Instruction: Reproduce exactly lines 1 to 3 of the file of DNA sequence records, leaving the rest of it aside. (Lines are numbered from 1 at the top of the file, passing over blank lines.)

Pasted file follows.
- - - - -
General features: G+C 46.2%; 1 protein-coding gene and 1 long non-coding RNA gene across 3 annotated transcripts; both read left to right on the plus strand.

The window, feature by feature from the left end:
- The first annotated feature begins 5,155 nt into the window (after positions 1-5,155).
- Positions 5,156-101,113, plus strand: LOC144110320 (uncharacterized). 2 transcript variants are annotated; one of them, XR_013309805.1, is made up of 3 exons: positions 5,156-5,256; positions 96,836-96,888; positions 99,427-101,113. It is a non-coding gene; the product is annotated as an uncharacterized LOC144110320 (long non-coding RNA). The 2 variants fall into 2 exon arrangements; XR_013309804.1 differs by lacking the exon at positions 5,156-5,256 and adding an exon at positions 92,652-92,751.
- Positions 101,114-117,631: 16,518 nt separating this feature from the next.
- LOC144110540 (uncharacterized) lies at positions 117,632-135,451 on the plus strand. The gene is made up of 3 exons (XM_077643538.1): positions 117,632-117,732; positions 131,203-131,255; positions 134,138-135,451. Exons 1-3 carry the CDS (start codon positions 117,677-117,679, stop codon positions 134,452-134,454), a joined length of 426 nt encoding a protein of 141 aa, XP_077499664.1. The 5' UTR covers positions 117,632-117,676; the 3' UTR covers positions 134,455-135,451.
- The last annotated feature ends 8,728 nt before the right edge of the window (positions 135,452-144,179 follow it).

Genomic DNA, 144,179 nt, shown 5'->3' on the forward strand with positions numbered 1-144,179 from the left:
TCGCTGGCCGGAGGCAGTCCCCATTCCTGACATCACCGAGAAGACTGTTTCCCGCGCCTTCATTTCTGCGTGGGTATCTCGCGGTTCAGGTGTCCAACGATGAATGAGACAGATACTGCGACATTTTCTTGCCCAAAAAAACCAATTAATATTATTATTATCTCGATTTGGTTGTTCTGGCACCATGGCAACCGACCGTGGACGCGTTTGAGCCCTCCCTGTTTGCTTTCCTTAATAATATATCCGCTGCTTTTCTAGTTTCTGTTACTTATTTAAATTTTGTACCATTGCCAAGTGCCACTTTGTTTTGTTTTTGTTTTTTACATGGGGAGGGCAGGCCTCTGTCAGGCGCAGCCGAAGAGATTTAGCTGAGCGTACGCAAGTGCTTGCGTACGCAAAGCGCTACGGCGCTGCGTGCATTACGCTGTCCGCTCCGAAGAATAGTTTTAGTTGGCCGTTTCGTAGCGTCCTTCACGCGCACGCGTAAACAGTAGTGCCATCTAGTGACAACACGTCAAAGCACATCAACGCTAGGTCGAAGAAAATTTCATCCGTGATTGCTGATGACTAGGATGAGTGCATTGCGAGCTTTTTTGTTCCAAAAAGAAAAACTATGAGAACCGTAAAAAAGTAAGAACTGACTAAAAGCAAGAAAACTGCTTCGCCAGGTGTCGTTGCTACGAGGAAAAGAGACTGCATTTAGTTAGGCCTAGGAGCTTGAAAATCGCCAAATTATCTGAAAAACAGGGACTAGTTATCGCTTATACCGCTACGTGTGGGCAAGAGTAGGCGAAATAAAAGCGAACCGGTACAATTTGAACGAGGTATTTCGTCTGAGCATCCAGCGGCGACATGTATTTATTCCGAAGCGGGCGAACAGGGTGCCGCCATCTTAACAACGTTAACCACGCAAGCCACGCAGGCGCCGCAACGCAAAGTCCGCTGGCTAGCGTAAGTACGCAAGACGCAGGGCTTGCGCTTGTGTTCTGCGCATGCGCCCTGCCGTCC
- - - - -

General features: G+C 46.2%; 1 protein-coding gene and 1 long non-coding RNA gene across 3 annotated transcripts; both read left to right on the plus strand.

The window, feature by feature from the left end:
- The first annotated feature begins 5,155 nt into the window (after positions 1-5,155).